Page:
The arguments for hampering, so why disadvantaged children are tracked below their actual level, are more applicable if the educational performance of the children is higher. Teachers may find a lack of cultural capital especially problematic for low-SES children entering the highest levels of education. Furthermore, the track suitable for low-performing children is likely to be familiar to low-SES parents, but the higher the performance level of their children, the more likely it is that low-SES parents are unfamiliar with the track that is suitable. This implies that especially among the high performers, family background (shared environment) matters instead of actual potential (genes). Therefore, if early tracking mostly induces hampering, it is predominantly among the group of high-performing children that early tracking increases the importance of the shared environment and lowers that of genes.

H2a. The moderating effect of age of tracking on genetic and shared environmental influences on educational attainment (net of performance) is stronger if the performance level of children is higher.

The arguments for compensation, so why children with an advantageous background are tracked above their actual level, are more applicable if the performance of the children is lower58. The lower the performance of a high-SES child, the higher the risk of downward mobility, so the more actions high-SES parents are expected to take to prevent this. Contrary, if high-SES children have high performance, there is no need for compensatory actions because they will attain a high track anyway. Thus, in case of compensation, family background (shared environment) makes a difference especially among low performers. Therefore, if early tracking mostly amplifies compensatory actions, one would expect that early tracking increases the importance of the shared environment and lowers the importance of genes mainly among children with low performance.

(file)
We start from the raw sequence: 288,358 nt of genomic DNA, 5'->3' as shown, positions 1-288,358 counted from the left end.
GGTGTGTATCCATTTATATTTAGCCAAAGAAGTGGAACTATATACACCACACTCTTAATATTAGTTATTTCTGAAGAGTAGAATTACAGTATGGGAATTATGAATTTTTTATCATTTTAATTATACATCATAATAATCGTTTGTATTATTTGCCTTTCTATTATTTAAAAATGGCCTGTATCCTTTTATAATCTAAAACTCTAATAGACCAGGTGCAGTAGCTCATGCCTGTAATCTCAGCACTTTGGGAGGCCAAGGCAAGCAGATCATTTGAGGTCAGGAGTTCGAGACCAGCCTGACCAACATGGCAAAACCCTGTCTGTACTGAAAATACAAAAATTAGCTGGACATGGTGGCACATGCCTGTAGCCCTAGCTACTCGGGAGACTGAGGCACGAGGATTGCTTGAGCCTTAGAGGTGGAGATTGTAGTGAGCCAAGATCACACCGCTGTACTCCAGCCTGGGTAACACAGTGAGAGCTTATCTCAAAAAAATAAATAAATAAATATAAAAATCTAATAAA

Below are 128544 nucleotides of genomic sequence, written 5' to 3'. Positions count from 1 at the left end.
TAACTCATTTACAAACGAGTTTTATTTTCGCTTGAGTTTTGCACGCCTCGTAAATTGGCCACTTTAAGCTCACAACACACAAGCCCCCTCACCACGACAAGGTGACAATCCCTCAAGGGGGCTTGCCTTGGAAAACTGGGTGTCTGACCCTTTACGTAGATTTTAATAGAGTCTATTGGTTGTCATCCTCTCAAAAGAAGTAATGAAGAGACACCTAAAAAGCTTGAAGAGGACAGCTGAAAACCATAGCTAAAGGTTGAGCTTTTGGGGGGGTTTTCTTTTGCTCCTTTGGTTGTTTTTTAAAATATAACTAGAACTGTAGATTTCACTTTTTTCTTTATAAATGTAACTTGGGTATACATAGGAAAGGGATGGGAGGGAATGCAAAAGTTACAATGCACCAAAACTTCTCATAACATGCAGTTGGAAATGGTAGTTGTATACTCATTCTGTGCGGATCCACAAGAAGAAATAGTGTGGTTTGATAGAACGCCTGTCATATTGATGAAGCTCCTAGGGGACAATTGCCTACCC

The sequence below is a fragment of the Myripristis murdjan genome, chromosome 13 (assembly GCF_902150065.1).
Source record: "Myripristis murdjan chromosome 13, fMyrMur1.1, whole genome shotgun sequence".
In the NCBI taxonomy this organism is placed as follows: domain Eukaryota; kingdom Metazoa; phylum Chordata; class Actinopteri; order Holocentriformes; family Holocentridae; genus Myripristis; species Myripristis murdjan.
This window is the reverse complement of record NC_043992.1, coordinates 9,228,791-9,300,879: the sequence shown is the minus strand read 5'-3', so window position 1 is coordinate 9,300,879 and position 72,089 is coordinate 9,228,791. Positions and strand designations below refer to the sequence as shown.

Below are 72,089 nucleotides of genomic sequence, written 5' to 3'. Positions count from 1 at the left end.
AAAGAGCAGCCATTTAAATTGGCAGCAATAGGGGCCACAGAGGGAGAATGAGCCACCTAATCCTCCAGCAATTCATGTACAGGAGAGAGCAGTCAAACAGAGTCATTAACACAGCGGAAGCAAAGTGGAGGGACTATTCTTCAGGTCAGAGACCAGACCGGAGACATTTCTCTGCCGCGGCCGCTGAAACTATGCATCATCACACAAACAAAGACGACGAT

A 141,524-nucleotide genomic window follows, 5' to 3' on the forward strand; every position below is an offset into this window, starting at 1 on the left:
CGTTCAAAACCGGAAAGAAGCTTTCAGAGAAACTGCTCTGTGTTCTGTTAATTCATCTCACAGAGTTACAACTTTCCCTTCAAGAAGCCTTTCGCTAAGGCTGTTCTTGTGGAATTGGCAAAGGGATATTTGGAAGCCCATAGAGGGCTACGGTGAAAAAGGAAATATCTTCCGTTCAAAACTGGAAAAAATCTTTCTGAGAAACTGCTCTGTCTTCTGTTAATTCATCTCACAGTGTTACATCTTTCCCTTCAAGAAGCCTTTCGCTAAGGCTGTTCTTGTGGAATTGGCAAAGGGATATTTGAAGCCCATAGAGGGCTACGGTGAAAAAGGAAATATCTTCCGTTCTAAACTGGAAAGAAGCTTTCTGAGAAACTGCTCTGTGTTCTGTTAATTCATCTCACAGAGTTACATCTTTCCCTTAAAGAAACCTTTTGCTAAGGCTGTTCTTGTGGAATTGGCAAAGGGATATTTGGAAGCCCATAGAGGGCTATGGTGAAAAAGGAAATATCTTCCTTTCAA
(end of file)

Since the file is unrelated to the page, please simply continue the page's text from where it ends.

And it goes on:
H2b. The moderating effect of age of tracking on genetic and shared environmental influences on educational attainment (net of performance) is stronger if the performance level of children is lower.

It is not so obvious whether one would expect mostly hampering (H2a) or compensation (H2b) to be increased by immediate compared to delayed tracking in the Netherlands. It could very well be that both are affected to the same extent, in which case the impact of tracking age on genetic and environment influences would not depend on the performance level of children. Johnson et al. 59 show that genetic effects on educational attainment are smaller and shared environmental effects are larger in the US than in Sweden for low intelligence, but not so much for high intelligence. One could interpret these results as support for the compensation of lack of talent hypothesis (H2b) by arguing that Sweden’s school system provides more equal opportunities than the US school system (parallel to our argument that delayed tracking provides more equal opportunities than immediate tracking).